Even for Sierra Leone, however, Bonthe is badly off. The intense and melancholic beauty of its lagoon landscape obscures extreme poverty. Comprised of a series of islands and a section of the mainland, the district ranked as one of the country’s poorest even before the outbreak, according to the country’s most recent demographic health survey.
Most people here live on pure subsistence farming, growing beans, cassava and potatoes.
Government-provided electricity has not yet arrived in the district, and there are no paved roads, only a few dirt trails that are difficult to access. People and goods move only along the tangle of rivers that flow into the Gulf of Guinea. For pregnant women in distress, it can be a long journey to reach the main hospital on Bonthe Island.
If a pregnant woman has a complicated labour, haemorrhages or experiences a sudden, dangerous increase in blood pressure, she may wait hours before being brought to the hospital, says Nhawu, a public health expert who co-ordinates maternal health programmes on Bonthe Island for the Italian NGO Doctors with Africa. The organisation, which is the main partner of the district health authority, is also known by the Italian acronym Cuamm.
Sierra Leone’s Bonthe island may have sunny beaches and rolling waves but its picturesque beauty hides a deadly secret. (Valeria
“Both her own and her child’s life are at risk,” the Zimbabwean nurse explains.
Nhawu first came to Sierra Leone during the Ebola outbreak and today has an unusual connection with her patients: she’s pregnant too.
But five months into the pregnancy, her expanding belly doesn’t stop her from jumping in and out of speedboats headed to emergency deliveries, walking kilometres to reach the most remote healthcare facilities and holding the hands of other pregnant women awaiting C-sections.
“In 2016, together with the WHO, we recorded 28 women who died at childbirth in Bonthe,” reports Samuel Massaquoi, the district medical officer.
“It’s a high number for a population of only 200 000 people. But thanks to the innovations brought by Cuamm, in 2017 that number has been halved, according to our government statistics.”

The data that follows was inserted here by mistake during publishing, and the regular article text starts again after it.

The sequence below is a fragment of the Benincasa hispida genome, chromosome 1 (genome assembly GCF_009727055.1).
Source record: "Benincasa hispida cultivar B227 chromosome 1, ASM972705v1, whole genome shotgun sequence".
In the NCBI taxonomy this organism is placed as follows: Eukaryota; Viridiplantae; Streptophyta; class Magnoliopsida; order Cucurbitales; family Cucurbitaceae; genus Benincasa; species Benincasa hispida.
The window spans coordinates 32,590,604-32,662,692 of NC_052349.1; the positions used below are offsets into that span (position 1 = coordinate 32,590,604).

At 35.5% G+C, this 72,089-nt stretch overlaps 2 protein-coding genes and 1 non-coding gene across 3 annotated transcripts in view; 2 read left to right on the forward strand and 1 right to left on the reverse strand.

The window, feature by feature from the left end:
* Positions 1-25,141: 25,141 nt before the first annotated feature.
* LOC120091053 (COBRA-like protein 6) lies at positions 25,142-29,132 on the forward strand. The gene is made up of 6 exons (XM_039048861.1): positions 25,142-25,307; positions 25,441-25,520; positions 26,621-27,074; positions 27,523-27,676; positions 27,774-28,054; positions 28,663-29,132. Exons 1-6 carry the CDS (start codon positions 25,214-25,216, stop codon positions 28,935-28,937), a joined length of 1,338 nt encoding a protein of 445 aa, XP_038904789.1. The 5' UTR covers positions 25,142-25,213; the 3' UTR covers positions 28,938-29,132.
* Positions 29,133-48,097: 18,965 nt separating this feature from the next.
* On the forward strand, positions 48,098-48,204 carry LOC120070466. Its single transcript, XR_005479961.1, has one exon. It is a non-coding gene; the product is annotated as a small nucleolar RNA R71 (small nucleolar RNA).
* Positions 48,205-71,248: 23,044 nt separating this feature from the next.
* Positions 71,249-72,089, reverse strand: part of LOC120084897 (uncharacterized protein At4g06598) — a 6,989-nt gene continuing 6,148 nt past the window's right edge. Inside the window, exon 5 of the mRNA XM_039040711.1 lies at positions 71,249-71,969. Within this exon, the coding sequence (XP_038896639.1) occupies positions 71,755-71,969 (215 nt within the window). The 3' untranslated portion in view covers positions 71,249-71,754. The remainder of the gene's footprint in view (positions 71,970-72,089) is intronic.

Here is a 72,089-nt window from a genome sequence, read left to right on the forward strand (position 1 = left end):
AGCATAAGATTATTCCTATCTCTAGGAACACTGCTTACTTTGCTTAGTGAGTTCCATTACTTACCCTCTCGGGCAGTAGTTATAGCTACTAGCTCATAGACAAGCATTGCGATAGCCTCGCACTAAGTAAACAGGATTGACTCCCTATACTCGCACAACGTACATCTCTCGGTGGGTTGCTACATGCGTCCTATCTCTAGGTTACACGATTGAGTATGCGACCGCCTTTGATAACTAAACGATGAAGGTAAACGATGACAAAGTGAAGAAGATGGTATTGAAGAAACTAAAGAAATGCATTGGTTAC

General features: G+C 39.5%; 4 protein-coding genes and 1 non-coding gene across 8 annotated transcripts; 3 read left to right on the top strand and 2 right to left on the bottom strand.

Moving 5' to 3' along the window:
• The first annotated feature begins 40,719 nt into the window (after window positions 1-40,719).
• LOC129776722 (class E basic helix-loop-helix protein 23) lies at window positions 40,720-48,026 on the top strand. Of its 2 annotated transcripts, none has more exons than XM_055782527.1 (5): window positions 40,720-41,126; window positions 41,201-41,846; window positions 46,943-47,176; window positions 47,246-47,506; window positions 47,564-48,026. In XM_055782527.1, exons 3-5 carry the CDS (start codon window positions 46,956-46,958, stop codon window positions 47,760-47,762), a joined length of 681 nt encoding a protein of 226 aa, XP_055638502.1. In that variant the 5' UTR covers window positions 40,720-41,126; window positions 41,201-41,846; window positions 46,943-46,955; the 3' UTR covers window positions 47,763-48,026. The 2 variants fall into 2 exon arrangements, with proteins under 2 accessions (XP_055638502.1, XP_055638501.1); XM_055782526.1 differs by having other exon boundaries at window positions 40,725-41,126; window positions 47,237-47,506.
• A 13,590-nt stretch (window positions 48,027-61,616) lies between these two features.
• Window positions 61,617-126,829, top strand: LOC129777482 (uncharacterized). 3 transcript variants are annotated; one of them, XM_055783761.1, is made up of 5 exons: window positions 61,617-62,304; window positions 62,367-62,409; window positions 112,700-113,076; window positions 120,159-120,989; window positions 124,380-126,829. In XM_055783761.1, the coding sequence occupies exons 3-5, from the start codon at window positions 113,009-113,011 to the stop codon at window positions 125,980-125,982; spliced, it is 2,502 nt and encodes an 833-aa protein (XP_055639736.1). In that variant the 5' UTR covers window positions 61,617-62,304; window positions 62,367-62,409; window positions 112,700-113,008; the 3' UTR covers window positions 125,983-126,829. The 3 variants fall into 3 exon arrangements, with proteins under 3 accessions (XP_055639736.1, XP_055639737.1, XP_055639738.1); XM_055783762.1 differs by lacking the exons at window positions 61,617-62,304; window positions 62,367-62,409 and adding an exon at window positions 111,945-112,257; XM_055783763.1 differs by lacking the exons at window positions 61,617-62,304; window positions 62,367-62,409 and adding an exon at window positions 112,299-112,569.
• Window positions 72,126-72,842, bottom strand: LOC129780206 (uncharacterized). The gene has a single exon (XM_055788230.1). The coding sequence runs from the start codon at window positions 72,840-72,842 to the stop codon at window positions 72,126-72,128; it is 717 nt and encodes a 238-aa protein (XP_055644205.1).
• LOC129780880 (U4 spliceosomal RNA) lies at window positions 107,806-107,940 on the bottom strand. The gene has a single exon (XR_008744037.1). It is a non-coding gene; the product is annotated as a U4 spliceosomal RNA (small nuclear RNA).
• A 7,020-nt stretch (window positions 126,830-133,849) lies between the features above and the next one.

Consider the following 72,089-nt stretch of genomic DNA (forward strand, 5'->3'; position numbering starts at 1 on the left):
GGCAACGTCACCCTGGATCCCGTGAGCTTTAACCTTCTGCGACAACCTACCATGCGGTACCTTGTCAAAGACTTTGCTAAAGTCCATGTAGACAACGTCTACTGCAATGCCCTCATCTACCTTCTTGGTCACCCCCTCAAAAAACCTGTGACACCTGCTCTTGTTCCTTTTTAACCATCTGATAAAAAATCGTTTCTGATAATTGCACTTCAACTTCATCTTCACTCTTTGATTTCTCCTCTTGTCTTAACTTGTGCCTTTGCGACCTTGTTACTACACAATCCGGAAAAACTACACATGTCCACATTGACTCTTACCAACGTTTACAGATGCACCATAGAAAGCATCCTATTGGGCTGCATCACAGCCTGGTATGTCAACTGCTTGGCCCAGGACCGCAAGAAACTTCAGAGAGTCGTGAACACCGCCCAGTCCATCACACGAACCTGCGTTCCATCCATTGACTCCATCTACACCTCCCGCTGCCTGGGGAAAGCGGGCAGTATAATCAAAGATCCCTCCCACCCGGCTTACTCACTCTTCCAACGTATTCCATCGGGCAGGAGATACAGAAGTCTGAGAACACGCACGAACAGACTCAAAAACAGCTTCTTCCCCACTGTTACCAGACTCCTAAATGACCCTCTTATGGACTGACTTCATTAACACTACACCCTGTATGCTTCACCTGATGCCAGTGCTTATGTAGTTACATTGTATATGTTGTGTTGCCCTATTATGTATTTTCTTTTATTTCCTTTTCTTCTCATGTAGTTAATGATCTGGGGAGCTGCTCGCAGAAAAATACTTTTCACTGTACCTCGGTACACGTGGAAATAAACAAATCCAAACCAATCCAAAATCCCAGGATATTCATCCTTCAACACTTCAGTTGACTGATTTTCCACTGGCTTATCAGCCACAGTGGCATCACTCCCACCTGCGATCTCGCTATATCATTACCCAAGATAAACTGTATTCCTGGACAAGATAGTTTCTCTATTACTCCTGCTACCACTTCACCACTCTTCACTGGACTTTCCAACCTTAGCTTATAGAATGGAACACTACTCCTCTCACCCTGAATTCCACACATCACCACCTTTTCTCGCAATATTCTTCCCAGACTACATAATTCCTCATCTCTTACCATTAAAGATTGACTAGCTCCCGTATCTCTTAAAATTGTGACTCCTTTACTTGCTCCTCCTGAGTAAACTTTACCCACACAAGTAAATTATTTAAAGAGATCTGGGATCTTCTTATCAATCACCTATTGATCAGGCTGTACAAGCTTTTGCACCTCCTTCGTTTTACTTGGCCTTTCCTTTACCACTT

Nhawu is a big part of the reason for that change. She came up with the idea to create the chain of ambulances, speedboats and motorcycles that now get women from remote corners of the district to the hospital where they can more safely give birth.
She also wrangled the resources to make it happen, getting the district to provide the vehicles, although the service is reliant on funding from Cuamm for the fuel and upkeep of ambulances.
The organisation partnered with the United Nations Population Fund (UNFPA) to help train health workers at the Bonthe Government Hospital on emergency obstetric care. In 2017, UNFPA estimated that this work and similar projects in two other district hospitals in the country saved the lives of almost 7 000 women.
Sierra Leone is one of the most dangerous places in the world to give birth. (Valeria
Bonthe’s hospital, meanwhile, now has a doctor who specialises in obstetric emergencies, a blood bank and solar panels that provide electricity 24 hours a day. And Cuamm has also trained, by Nhawu’s own count, hundreds of community healthcare workers who now know how to recognise labour complications and set into motion the chain of events needed to save the lives of mothers and babies.